Feb 12, 2006, 4:10 PM
Post #4 of 18
For the trip you are undertaking, the Auto Club map is quite adequate. The Guia Roji is excellent, but gives you so much detail that it is mind boggling, AND IT COSTS ABOUT $25 US. There's basically only one road and so you don't need much detail.
I assume that you are crossing at Nogales. I don't know that part of the road, but once you hit Magdelena, Santa Ana (where the road from Tijiuana joins hiway 15), I can be of help. We just got back from there Thursday and have driven it several times in the past year.
There is nothing worth stopping for until you get to Guaymas unless you like dusty desert towns (Hermosillo) or want to stop for a really good buffet. There are several in Hermosillo in the good hotels. Prices range from $6 to $11 US.
Follow the signs for Guaymas as you go through. There is a new route that is just being finished and misses a lot of the city. It is easy to follow. Santa Ana to Hermosillo is about 120 miles of easy road and should take only about 2 hours or less. If you go right through, it will take about 1/2 hour or less to get through Hermosillo.
Hermosillo to Guaymas is another 100 miles and takes 1-1/2 hour or less. It's all straight, fairly good, boring, desert road with few towns or other distractions.
You bypass Guaymas if you stay on the main highway. Just follow the signs for Ciudad Obregon. However, I strongly recommend you take a brief side trip to San Carlos - or depending on the time of day, spend the night. The road is just before Guaymas and is clearly marked. It is a very interesting place - though very touristy. There are three (?) protected harbors with houses looking down from the surrounding hills. Very nice. There are several places to stay there - from very upscale to "Motel 6" quality. However, we stay in the Miramar section of Guaymas, about 15 miles away at the Hotel Playa de Cortez because we have animals and they allow them. It is a fascinating place. Built in 1936 right on the bay, it is seedy and run down (rates $70 midweek and $90 weekends), but has a fairly nice restaurant and bar, and was obviously an elegent place with a fascinating history. As far as I can see, Guaymas itself, is a typical Mexican working port. The most outstanding thing you see in the harbor is a large number of abandoned fishing boats left to rot. There are several cheap hotels and motels on the northern entry to town.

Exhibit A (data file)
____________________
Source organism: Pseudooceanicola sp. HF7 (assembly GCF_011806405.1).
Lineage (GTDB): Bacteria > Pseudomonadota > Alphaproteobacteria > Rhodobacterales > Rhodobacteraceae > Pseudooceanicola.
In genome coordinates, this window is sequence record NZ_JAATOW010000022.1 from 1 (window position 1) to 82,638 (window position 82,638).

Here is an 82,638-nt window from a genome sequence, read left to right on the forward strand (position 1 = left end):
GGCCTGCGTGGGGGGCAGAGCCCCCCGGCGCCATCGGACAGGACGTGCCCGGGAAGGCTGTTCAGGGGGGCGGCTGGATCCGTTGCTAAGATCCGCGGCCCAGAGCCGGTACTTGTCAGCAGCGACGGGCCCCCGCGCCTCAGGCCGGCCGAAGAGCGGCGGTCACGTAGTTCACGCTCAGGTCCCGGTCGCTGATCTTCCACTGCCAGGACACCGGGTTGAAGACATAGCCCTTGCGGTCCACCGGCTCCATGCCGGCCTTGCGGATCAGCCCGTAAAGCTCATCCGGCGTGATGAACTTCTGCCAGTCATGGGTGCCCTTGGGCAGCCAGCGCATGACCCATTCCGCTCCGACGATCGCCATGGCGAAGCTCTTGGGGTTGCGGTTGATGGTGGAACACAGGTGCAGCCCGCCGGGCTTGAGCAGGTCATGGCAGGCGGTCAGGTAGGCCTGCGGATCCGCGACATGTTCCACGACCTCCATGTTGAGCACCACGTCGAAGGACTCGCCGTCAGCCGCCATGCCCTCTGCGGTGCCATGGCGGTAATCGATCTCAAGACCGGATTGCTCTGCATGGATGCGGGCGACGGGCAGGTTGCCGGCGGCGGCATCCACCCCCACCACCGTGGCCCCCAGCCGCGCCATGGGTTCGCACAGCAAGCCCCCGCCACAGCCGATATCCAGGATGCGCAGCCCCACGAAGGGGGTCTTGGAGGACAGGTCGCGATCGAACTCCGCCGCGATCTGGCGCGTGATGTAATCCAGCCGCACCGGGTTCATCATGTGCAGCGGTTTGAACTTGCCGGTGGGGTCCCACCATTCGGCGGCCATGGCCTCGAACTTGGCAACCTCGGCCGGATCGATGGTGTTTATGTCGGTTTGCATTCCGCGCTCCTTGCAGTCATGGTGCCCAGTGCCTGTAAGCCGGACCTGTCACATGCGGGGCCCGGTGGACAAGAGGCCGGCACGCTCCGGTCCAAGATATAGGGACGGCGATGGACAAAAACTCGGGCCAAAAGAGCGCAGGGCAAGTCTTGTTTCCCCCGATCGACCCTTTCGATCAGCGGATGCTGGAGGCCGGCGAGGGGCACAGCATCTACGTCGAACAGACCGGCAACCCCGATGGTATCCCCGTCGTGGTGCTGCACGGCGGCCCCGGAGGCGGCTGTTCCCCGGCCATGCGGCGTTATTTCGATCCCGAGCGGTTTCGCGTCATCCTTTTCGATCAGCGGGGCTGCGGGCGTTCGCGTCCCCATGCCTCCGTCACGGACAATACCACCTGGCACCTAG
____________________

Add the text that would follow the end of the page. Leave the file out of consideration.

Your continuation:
From Guaymas to Ciudad Obregon (70 mi/less than an hour), is more of the same. You will go through the middle of C. Obregon and about 15 mi. Navajoa is another 40 miles. DO NOT TAKE THE PERIFERICO. IT IS A HORRIBLE TRUCK ROUTE AND MUCH SLOWER THAN GOING DIRECTLY THROUGH TOWN. Navajoa is a nice town with lots of places to stay. We prefer the Best Western del Rio (?) - on the river just as you come into town. It his a little pricy ($90), but is very nice and has a good restaurant. The road to Alamos (30 miles off the main road) takes off on the southern outskirts of town.